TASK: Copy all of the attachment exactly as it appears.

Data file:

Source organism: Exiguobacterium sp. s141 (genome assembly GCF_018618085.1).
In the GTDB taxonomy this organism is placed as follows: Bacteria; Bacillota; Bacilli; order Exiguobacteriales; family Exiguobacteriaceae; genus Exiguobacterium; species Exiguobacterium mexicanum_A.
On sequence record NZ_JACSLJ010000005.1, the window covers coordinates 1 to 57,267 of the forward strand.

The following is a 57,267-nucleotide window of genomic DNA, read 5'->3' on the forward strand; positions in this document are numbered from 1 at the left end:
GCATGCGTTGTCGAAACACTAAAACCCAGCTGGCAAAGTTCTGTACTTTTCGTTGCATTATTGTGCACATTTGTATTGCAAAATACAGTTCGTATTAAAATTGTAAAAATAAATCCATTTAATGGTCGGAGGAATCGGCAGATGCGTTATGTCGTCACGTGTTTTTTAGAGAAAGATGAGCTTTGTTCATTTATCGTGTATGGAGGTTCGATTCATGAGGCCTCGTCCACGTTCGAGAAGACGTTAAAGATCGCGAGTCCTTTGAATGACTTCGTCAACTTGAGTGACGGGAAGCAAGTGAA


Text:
Source organism: Exiguobacterium sp. s141 (genome assembly GCF_018618085.1).
In the GTDB taxonomy this organism is placed as follows: Bacteria; Bacillota; Bacilli; order Exiguobacteriales; family Exiguobacteriaceae; genus Exiguobacterium; species Exiguobacterium mexicanum_A.
On sequence record NZ_JACSLJ010000005.1, the window covers coordinates 1 to 57,267 of the forward strand.

The following is a 57,267-nucleotide window of genomic DNA, read 5'->3' on the forward strand; positions in this document are numbered from 1 at the left end:
GCATGCGTTGTCGAAACACTAAAACCCAGCTGGCAAAGTTCTGTACTTTTCGTTGCATTATTGTGCACATTTGTATTGCAAAATACAGTTCGTATTAAAATTGTAAAAATAAATCCATTTAATGGTCGGAGGAATCGGCAGATGCGTTATGTCGTCACGTGTTTTTTAGAGAAAGATGAGCTTTGTTCATTTATCGTGTATGGAGGTTCGATTCATGAGGCCTCGTCCACGTTCGAGAAGACGTTAAAGATCGCGAGTCCTTTGAATGACTTCGTCAACTTGAGTGACGGGAAGCAAGTGAA